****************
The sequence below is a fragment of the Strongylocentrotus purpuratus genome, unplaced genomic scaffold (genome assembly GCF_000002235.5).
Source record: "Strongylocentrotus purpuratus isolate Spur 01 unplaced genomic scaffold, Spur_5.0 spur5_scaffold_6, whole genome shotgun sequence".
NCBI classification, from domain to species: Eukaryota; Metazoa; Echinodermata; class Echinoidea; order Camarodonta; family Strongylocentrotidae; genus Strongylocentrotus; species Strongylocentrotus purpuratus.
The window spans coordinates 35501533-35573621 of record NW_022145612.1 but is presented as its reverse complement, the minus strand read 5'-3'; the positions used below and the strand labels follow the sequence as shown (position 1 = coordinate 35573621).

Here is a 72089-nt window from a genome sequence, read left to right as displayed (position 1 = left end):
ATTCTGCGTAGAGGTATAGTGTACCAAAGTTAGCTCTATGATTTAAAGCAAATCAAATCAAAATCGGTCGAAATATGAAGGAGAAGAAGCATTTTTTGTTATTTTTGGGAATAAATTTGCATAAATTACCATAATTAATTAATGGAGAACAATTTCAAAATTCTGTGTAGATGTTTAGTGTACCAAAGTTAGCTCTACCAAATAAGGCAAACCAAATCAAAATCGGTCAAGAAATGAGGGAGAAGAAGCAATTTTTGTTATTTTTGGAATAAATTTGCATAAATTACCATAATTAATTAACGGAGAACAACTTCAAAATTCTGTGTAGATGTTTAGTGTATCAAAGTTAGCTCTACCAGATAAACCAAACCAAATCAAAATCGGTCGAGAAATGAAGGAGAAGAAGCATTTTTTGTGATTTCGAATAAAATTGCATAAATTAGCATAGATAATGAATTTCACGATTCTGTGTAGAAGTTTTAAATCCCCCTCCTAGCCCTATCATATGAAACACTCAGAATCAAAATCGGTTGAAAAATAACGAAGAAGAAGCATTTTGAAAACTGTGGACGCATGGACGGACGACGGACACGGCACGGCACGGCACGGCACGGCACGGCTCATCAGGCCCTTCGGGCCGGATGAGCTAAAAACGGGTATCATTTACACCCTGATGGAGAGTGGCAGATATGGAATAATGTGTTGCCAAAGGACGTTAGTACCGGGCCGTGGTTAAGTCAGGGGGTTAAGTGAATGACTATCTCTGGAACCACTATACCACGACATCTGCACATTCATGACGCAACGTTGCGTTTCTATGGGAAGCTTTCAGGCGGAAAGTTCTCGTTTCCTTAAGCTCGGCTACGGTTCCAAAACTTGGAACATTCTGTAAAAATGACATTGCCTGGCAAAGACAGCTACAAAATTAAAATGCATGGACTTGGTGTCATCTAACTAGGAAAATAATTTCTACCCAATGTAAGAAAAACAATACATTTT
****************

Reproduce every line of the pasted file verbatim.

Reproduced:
The sequence below is a fragment of the Strongylocentrotus purpuratus genome, unplaced genomic scaffold (genome assembly GCF_000002235.5).
Source record: "Strongylocentrotus purpuratus isolate Spur 01 unplaced genomic scaffold, Spur_5.0 spur5_scaffold_6, whole genome shotgun sequence".
NCBI classification, from domain to species: Eukaryota; Metazoa; Echinodermata; class Echinoidea; order Camarodonta; family Strongylocentrotidae; genus Strongylocentrotus; species Strongylocentrotus purpuratus.
The window spans coordinates 35501533-35573621 of record NW_022145612.1 but is presented as its reverse complement, the minus strand read 5'-3'; the positions used below and the strand labels follow the sequence as shown (position 1 = coordinate 35573621).

Here is a 72089-nt window from a genome sequence, read left to right as displayed (position 1 = left end):
ATTCTGCGTAGAGGTATAGTGTACCAAAGTTAGCTCTATGATTTAAAGCAAATCAAATCAAAATCGGTCGAAATATGAAGGAGAAGAAGCATTTTTTGTTATTTTTGGGAATAAATTTGCATAAATTACCATAATTAATTAATGGAGAACAATTTCAAAATTCTGTGTAGATGTTTAGTGTACCAAAGTTAGCTCTACCAAATAAGGCAAACCAAATCAAAATCGGTCAAGAAATGAGGGAGAAGAAGCAATTTTTGTTATTTTTGGAATAAATTTGCATAAATTACCATAATTAATTAACGGAGAACAACTTCAAAATTCTGTGTAGATGTTTAGTGTATCAAAGTTAGCTCTACCAGATAAACCAAACCAAATCAAAATCGGTCGAGAAATGAAGGAGAAGAAGCATTTTTTGTGATTTCGAATAAAATTGCATAAATTAGCATAGATAATGAATTTCACGATTCTGTGTAGAAGTTTTAAATCCCCCTCCTAGCCCTATCATATGAAACACTCAGAATCAAAATCGGTTGAAAAATAACGAAGAAGAAGCATTTTGAAAACTGTGGACGCATGGACGGACGACGGACACGGCACGGCACGGCACGGCACGGCACGGCTCATCAGGCCCTTCGGGCCGGATGAGCTAAAAACGGGTATCATTTACACCCTGATGGAGAGTGGCAGATATGGAATAATGTGTTGCCAAAGGACGTTAGTACCGGGCCGTGGTTAAGTCAGGGGGTTAAGTGAATGACTATCTCTGGAACCACTATACCACGACATCTGCACATTCATGACGCAACGTTGCGTTTCTATGGGAAGCTTTCAGGCGGAAAGTTCTCGTTTCCTTAAGCTCGGCTACGGTTCCAAAACTTGGAACATTCTGTAAAAATGACATTGCCTGGCAAAGACAGCTACAAAATTAAAATGCATGGACTTGGTGTCATCTAACTAGGAAAATAATTTCTACCCAATGTAAGAAAAACAATACATTTT